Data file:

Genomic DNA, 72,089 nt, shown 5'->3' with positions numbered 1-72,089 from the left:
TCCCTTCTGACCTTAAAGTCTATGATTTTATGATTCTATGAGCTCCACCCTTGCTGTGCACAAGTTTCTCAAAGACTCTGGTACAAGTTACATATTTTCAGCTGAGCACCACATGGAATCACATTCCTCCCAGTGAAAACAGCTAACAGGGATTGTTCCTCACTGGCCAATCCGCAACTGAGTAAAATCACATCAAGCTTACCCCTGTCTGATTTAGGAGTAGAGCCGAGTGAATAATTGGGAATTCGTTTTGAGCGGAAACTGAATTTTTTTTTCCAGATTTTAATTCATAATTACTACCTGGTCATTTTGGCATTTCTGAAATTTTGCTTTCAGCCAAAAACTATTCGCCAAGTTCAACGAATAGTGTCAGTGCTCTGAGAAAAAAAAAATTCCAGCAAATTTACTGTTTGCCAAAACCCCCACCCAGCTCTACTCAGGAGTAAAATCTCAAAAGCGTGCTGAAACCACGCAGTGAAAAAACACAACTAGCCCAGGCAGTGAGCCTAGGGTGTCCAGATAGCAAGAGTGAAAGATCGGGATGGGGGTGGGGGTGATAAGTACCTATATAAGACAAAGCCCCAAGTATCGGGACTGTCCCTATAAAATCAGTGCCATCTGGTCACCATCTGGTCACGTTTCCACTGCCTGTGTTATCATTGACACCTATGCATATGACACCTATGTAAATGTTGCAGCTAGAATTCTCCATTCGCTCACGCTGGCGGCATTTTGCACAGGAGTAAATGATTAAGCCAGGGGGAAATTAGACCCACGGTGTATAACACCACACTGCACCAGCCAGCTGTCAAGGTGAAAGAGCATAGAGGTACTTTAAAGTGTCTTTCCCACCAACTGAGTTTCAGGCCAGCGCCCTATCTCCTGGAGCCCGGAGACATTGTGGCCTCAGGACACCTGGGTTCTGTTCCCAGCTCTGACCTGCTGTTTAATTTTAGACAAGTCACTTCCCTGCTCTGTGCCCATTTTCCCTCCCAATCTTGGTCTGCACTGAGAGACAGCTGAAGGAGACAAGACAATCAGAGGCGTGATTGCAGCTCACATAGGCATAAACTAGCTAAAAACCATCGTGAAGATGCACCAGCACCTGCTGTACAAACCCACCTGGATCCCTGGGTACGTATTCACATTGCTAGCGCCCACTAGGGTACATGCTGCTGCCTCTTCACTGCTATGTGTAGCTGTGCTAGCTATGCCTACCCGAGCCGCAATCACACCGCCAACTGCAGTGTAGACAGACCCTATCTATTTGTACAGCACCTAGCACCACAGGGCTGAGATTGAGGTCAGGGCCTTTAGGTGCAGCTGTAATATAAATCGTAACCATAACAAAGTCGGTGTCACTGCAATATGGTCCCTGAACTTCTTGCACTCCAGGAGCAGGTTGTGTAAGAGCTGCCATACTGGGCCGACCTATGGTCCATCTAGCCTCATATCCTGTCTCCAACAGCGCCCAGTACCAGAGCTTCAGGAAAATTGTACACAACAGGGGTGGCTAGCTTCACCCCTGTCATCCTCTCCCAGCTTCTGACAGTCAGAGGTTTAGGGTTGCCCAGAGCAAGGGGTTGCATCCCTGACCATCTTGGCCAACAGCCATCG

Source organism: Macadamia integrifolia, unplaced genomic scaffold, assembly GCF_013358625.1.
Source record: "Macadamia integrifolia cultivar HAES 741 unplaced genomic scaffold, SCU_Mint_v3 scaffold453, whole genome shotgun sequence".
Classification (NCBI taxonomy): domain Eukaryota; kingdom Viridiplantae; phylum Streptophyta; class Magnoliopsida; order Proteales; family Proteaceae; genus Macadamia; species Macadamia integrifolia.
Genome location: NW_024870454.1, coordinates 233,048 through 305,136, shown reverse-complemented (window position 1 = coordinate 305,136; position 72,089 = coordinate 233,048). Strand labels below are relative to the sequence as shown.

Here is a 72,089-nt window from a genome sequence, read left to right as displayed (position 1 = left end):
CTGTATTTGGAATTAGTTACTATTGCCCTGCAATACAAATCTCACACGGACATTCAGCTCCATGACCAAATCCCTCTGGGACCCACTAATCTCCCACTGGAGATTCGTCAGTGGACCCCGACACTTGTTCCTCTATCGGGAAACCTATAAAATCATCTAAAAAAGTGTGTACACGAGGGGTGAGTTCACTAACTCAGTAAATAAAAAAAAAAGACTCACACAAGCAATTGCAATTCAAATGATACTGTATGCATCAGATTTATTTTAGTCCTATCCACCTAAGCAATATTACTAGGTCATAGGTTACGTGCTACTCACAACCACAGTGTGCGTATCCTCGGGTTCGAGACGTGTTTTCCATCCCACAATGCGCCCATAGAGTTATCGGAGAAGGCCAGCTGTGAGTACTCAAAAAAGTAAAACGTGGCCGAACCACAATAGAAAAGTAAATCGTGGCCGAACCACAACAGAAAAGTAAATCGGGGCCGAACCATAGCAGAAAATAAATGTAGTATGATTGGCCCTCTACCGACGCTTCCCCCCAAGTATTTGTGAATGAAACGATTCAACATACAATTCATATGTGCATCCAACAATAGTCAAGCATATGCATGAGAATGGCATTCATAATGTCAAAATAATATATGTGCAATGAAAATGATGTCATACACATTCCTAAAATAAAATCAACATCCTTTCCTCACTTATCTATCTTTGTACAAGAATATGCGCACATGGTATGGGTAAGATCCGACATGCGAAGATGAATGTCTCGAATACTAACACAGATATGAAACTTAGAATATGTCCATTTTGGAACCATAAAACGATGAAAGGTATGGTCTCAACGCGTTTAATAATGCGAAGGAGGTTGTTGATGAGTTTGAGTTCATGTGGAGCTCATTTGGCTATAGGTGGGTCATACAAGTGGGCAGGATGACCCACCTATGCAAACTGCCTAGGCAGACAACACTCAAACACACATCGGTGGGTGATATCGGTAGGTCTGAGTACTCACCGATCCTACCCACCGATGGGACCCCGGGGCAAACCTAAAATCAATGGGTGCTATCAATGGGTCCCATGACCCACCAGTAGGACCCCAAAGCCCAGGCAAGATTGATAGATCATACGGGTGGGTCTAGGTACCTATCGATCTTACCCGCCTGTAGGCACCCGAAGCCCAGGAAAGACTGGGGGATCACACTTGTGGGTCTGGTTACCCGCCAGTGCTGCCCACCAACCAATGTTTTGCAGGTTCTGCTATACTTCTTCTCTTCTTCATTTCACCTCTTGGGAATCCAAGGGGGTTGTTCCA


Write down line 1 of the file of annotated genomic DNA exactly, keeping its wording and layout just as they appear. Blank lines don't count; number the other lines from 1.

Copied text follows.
Genomic DNA, 72,089 nt, shown 5'->3' with positions numbered 1-72,089 from the left: